Loving monk

By MAJORIE CHIEW, The Star, September 6, 2006

Kuala Lumpur, Malaysia -- Death is no cause for sorrow, but it would be sorrow if one dies without having done something for oneself and for the world. – Chief Reverend Venerable Dr K. Sri Dhammananda, Food for The Thinking Mind

<<Chief Reverend Venerable Dr K. Sri Dhammananda
March 18, 1919 – Aug 31, 2006

Nineteen years ago, my daughter was fortunate to get the blessing from the chief monk of the Buddhist Maha Vihara in Brickfields, Kuala Lumpur, during her full moon celebration. That was the first time I met Chief Reverend Ven Dr K. Sri Dhammananda. Over the years, I met Chief Reverend a few times. I always left in awe. 

Sadly on Merdeka Day, I returned with husband and daughter to pay our last respects to Chief Reverend. Pieces of saffron cloth were hung across the road at the entrance to symbolise the passing of a monk. But a good omen was perhaps beautiful rainbow before twilight that arched across the evening sky.

At his funeral at the Nirvana Memorial Park in Semenyih on Sunday (Sept 3), we joined thousands of devotees for Chief Reverend's funeral, the biggest in the history of Buddhist Maha Vihara. Some 500 monks from the Maha Sangha came from 11 countries – Sri Lanka, Japan, the United States, Canada, Taiwan, Australia, Thailand, Vietnam, Singapore and Malaysia.

Devotees braved the rain, which started at about 5.15pm. Exactly an hour later, the heavy downpour relented when it was time to light the funeral pyre of sandalwood. 

The casket was set inside a 30-foot high replica of a stupa made of yellow cloth and supported by wood structures made by some 25 Sri Lankan monks. The open pyre cremation of Chief Reverend made history as the first of its kind in Nirvana Memorial Park, said Rev. K. Dhammaratana, 55, deputy chief monk of Buddhist Maha Vihara.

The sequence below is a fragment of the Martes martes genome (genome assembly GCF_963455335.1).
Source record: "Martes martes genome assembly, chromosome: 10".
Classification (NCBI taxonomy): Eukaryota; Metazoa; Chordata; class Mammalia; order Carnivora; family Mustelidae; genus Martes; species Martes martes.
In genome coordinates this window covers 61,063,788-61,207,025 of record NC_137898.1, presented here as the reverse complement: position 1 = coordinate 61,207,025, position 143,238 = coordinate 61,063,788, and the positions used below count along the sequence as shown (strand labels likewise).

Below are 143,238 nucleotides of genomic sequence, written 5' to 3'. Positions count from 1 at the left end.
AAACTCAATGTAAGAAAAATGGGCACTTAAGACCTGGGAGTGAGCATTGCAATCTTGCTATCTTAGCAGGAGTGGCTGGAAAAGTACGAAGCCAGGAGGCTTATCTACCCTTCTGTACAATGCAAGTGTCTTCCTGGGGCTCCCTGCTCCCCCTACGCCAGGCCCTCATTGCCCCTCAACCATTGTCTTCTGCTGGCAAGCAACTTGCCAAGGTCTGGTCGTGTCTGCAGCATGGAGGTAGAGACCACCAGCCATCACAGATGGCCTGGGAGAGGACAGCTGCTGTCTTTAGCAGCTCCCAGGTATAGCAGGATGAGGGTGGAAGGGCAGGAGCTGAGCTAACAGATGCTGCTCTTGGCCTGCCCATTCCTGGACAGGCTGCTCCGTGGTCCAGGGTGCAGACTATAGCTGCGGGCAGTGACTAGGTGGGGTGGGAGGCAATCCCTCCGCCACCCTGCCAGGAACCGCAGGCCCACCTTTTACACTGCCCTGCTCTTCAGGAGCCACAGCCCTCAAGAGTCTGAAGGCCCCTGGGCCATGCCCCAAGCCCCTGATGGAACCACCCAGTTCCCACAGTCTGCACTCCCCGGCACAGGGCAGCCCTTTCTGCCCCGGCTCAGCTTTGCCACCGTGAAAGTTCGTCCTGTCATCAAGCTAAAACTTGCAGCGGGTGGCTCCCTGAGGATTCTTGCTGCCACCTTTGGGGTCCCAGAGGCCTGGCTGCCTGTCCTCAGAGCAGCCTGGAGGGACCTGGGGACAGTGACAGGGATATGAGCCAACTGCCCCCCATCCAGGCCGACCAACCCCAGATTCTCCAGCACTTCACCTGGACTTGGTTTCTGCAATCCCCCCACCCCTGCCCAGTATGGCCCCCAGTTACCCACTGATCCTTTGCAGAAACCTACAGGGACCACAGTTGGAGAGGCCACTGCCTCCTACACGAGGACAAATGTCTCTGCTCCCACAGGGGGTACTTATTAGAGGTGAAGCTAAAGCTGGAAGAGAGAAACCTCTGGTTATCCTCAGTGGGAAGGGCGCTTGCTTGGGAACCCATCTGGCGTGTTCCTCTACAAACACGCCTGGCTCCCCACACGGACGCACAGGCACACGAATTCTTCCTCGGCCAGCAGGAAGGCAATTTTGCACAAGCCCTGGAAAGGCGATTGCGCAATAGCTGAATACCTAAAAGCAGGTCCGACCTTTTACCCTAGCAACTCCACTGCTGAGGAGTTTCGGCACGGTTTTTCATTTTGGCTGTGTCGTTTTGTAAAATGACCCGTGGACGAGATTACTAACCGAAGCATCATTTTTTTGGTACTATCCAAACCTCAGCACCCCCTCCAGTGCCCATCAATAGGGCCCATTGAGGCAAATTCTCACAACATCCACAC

For whilst the nation observed Merdeka Day, the Buddhist community also mourned the loss of a great leader – the Chief High Priest of Malaysia and Singapore, Venerable Dr K. Sri Dhammananda, 87. He passed away on Aug 31 at 11.32am, surrounded by monks and devotees at Subang Jaya Medical Centre in Petaling Jaya.

“The Chief Reverend is a living Buddha. He has contributed immensely not just to Malaysians but to the whole world. He had preached (the Dhamma) to both young and old with his simple language and was a prolific writer,” said Rev Dhammaratana of Chief Reverend, his uncle.

“We hope that he will come back to us (through rebirth) and continue his great work. Our hearts are always with him.”

Confined to a wheelchair, Chief Reverend insisted on giving his last sermon on July 10 at his temple, the Buddhist Maha Vihara in Brickfields, Kuala Lumpur, where he was chief monk.

“The sermon meant so much to him because it was not just on a full moon's day but it coincided with Buddha's first sermon to his first five disciples,” said Rev Dhammaratana. The next day, he had to be admitted to hospital.

From then, Chief Reverend was ill for over six weeks following a second mild stroke. He sought treatment in private hospitals in Malaysia and Singapore. On Aug 21, he was readmitted to a private hospital in Subang Jaya upon his return from Singapore. After a week, his health deteriorated further.

Chief Reverend was also an animal lover and kept a dog, Lucky, and two cats. 

“His dog was very protective of him. Even his cats used to give him massages. They must have observed the masseurs attending to the Chief Reverend and learnt some tricks,” said Rev Dhammaratana.